26 Guidelines from American Academy of Hospice and Palliative Medicine (AAHPM) for initial responses to requests to control dying: Respond empathically and validate patient's emotions. Utilize a caring and understanding approach to encourage dialogue and trust and to assure the best chance of relieving distress. Intensify treatment of pain and other physical symptoms. Consult with specialists in palliative care and/or hospice. American Academy of Hospice and Palliative Medicine ( 2007). Physician-assisted death. http://aahpm.org/positions/pad End of Life Choices

27 Guidelines from American Academy of Hospice and Palliative Medicine (AAHPM) for initial responses to requests to control dying cont.: Identify and treat depression, anxiety, and/or spiritual suffering when present. Consult with experts in spiritual or psychological suffering, or other specialty areas depending on the patient's circumstances. Commit to the patient to work toward a mutually acceptable solution for his or her suffering. American Academy of Hospice and Palliative Medicine ( 2007). Physician-assisted death. http://aahpm.org/positions/pad End of Life Choices

28 Discontinuation of potentially life-prolonging treatments, including corticosteroids, insulin, dialysis, oxygen, antibiotics, or artificial hydration or nutrition. Talk with doctor about burdens / benefits and process of dying Talk about what is needed to properly manage care (medications, 24/7 support, etc.) Where will this take place? 24/7 care recommended for safety and comfort These choices can be expressed in advance planning documents In Schloendorff (1914) Justice Benjamin Cardozo declared: “Every human being of adult years and sound mind has a right to determine what shall be done with his own body.” Schloendorff v. Society of New York Hospital, 105 N.E. 92, 211 N.Y. 125, 181 Ind. 562 (1914). American Academy of Hospice and Palliative Medicine ( 2007). Physician-assisted death. http://aahpm.org/positions/pad End of Life Choices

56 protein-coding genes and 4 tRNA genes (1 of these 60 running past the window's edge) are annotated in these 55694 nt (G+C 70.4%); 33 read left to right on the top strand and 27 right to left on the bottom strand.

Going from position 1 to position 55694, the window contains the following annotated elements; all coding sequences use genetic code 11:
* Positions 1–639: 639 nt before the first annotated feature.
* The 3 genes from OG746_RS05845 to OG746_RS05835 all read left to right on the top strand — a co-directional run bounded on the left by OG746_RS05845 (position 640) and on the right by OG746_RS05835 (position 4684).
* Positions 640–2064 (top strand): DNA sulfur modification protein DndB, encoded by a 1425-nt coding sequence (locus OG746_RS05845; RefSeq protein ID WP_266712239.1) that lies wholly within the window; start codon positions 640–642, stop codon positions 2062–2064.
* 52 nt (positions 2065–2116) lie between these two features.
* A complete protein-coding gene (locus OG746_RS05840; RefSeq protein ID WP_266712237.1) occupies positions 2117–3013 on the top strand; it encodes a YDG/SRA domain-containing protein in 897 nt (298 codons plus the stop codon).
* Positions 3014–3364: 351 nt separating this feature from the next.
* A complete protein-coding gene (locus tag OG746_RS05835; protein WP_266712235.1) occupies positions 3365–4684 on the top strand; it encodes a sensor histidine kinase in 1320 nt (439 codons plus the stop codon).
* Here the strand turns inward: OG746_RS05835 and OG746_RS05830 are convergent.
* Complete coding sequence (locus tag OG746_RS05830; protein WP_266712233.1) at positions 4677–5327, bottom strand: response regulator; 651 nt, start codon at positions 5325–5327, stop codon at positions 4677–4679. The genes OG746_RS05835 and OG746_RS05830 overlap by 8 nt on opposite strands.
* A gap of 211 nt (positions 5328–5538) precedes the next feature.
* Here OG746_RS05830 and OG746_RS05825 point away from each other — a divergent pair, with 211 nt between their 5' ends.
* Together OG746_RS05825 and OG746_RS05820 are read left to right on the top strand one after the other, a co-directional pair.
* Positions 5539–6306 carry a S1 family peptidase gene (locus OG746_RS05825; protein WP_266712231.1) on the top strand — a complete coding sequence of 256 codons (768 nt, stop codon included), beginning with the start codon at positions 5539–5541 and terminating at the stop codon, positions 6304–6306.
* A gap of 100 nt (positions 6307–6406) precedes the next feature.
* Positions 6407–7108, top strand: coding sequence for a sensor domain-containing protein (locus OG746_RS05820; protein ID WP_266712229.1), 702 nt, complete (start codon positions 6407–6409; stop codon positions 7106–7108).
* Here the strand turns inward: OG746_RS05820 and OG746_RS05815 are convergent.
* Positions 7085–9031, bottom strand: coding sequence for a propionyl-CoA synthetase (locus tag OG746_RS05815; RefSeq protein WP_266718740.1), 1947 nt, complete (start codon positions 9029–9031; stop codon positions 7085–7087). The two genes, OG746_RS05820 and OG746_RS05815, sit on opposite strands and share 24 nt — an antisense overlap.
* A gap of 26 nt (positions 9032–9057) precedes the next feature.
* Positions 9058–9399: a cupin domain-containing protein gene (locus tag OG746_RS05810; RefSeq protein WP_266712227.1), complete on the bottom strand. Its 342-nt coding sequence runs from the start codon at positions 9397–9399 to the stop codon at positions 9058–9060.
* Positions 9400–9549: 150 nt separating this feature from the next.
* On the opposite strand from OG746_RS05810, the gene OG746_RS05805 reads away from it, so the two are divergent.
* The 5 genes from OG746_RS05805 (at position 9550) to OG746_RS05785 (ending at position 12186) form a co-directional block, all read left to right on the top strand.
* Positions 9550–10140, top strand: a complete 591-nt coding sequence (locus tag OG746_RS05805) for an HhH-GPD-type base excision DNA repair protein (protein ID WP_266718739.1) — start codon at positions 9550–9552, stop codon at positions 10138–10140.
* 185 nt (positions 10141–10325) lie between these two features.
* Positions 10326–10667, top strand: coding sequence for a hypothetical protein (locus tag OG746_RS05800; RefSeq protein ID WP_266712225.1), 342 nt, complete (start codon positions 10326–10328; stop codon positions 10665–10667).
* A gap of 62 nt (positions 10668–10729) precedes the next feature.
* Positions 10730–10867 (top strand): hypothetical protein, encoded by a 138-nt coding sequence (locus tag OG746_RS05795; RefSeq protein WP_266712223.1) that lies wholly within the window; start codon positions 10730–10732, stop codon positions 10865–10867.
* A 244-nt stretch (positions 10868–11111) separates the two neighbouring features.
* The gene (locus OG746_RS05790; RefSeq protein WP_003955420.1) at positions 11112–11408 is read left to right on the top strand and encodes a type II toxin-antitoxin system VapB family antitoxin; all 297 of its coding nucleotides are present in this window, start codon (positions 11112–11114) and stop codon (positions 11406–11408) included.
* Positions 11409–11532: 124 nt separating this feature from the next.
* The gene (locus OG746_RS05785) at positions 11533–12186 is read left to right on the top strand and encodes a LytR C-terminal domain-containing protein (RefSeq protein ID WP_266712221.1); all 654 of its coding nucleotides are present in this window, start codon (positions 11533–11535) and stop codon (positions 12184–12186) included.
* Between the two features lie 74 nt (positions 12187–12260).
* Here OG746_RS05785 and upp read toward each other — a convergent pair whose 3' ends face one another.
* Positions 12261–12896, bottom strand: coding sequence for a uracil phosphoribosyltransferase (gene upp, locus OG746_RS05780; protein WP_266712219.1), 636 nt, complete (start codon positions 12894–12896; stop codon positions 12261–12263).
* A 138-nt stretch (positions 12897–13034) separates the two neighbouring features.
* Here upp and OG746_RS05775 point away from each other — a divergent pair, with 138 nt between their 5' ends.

29 Voluntary stopping of eating and drinking (VSED) Patient is in the driver’s seat Process is quickest with no oral intake of any kind Hospice can provide comfort care for pain, discomfort, agitation, etc. 24/7 care recommended for safety and comfort Nursing Homes and Assisted Living Facilities may have their own policies This choice can be expressed in advance planning documents, such as a dementia provision Society of New York Hospital, 105 N.E. 92, 211 N.Y. 125, 181 Ind. 562 (1914). American Academy of Hospice and Palliative Medicine ( 2007). Physician-assisted death. http://aahpm.org/positions/pad End of Life Choices